They were booked to support folk headliner Louise Hamilton of Flaming June and certainly relished their chance to shine with a string of well-known hits delivered in perfect harmony and accompanied by keyboard, guitars and a cajon percussion box. 

While the audience could relax and enjoy covers of Rhianna and Katy Perry, two songs made a big impression on this reviewer. First up was the girls’ version of The Power of Love by Frankie Goes to Hollywood followed shortly after by Breakeven by The Script, but in truth there was so much to enjoy.      

A quick search on the internet for King Rae turned up nothing and that’s because he doesn’t exist. The band take its name from the two front singers, Leoni King and Emily Rae, who also plays lead guitar. Chloe Russell and Kiera Spires complete the line-up with a deft display in multi musicianship from percussion to keyboards and guitar.

“They’re four really good friends who go to school together and love making music,“ said Liam Hall, head of music at Alcester Academy who went along to support the girls.

The performance by King Rae is testament to the ever growing and positive vibe coming out of the Academy’s music scene which includes two rock academies, a regular season of concerts and plenty of encouragement for pupils to further explore instruments and their musical careers on BTEC courses in Stratford or Birmingham.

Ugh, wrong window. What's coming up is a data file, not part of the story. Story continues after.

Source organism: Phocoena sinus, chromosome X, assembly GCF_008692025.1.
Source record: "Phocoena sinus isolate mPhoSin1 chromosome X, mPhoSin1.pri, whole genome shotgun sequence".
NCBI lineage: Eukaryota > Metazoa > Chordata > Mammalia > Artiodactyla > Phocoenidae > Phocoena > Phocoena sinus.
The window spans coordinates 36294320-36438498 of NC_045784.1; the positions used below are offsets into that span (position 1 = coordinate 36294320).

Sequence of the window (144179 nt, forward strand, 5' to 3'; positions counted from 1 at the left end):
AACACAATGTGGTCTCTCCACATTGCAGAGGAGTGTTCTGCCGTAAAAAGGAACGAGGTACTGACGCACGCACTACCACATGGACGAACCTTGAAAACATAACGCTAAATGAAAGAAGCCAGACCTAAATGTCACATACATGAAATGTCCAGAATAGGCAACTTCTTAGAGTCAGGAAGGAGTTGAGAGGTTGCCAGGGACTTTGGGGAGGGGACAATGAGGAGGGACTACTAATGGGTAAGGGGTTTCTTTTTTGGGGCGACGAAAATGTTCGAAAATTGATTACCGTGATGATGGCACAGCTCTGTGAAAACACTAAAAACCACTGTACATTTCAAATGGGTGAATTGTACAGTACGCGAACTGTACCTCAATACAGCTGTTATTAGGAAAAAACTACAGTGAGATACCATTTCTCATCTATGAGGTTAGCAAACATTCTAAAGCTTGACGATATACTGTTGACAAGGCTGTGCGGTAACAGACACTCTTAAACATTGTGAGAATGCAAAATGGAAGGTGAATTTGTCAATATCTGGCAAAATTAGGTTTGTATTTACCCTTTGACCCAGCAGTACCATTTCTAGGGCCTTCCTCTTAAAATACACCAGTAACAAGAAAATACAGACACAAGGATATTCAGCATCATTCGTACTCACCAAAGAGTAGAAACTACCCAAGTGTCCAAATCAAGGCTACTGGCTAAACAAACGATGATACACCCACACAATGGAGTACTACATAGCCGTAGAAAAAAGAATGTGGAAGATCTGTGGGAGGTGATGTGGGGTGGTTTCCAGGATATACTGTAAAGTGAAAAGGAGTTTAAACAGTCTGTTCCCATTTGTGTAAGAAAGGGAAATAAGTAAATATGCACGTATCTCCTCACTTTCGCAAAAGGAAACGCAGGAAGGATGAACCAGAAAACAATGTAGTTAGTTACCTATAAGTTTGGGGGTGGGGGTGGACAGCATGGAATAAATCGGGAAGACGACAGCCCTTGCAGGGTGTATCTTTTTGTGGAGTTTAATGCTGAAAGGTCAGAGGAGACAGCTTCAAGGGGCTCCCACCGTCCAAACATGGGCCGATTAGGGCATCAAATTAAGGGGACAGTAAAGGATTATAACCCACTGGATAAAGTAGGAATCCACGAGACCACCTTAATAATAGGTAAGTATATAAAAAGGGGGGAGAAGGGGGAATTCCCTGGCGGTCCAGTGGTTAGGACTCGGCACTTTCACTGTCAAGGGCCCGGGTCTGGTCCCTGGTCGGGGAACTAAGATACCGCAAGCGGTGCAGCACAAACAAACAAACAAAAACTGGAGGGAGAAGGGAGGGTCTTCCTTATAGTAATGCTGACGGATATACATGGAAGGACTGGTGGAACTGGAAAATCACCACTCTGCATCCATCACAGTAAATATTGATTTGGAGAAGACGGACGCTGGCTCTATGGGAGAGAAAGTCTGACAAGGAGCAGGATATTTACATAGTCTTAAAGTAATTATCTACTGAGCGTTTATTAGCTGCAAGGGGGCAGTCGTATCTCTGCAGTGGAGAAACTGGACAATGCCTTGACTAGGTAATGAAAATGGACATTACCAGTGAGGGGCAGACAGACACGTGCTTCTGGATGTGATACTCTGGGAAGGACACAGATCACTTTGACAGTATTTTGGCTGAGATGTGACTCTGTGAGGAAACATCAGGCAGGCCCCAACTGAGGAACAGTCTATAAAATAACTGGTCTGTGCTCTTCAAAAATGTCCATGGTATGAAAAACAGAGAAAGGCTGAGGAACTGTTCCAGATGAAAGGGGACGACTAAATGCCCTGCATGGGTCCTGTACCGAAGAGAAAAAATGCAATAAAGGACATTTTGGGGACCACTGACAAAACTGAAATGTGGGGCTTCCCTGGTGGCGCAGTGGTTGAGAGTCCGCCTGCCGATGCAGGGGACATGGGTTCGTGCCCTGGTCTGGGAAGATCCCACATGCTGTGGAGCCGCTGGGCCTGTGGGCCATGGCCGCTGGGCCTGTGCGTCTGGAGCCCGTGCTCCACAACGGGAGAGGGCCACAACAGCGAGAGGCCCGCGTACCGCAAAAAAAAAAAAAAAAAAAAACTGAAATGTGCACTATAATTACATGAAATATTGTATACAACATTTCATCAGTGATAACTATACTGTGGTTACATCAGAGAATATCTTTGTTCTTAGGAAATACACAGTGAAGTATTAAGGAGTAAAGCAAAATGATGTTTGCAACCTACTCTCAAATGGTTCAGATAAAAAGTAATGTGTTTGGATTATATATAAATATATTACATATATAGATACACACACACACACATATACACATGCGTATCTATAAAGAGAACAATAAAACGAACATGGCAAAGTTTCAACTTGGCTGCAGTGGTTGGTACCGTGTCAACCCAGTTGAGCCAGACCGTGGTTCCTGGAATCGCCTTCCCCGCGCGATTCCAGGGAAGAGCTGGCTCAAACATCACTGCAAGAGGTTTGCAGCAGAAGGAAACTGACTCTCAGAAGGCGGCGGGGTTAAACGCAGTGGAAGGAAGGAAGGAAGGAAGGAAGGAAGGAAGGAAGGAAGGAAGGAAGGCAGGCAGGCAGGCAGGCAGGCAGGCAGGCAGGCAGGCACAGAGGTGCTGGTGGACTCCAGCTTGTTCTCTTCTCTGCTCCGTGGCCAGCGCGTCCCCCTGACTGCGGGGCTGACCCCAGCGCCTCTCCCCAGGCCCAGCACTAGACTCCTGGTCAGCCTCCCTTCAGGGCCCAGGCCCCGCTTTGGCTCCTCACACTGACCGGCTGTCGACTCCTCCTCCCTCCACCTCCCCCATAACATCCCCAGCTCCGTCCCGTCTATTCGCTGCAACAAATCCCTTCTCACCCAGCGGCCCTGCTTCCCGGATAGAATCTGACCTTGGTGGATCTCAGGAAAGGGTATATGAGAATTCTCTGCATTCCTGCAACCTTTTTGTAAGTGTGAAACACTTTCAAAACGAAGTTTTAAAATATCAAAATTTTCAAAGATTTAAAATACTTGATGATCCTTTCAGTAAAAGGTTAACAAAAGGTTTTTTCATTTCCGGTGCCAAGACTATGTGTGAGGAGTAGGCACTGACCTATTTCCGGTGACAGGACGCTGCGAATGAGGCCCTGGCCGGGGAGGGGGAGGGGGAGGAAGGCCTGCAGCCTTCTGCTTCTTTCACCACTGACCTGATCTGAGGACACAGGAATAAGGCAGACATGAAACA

And as Tori Rushton, the folk night’s organiser and compere said when the girls finished their set: “It’s good to see the future of folk is in safe hands!”      

Headlining the same gig was Louise Hamilton who hammered out an endless supply of thought provoking songs with lyrics which carved right into the audience psyche.

If there is such a thing that goes deeper than passion then perhaps its intense passion and Louise performs all her work with emotion and conviction in fact her song entitled Rumpelstiltskin embodies all that is evil and controlling about domestic violence and abuse.

“You won’t take what’s precious to me

  You won’t take my world from me 

  I won’t play your games ….. Rumpelstiltskin

 I’ll watch you break in two…..Rumpelstiltskin.”  

Louise Hamilton may be vigorous on stage but her rapport between songs is charming and engaging, and anyone who can write and perform a song about the neurochemical biological basis of love called Dopamine Oxytocin deserves the round of applause that inevitably followed and “yes” I did have to look it up!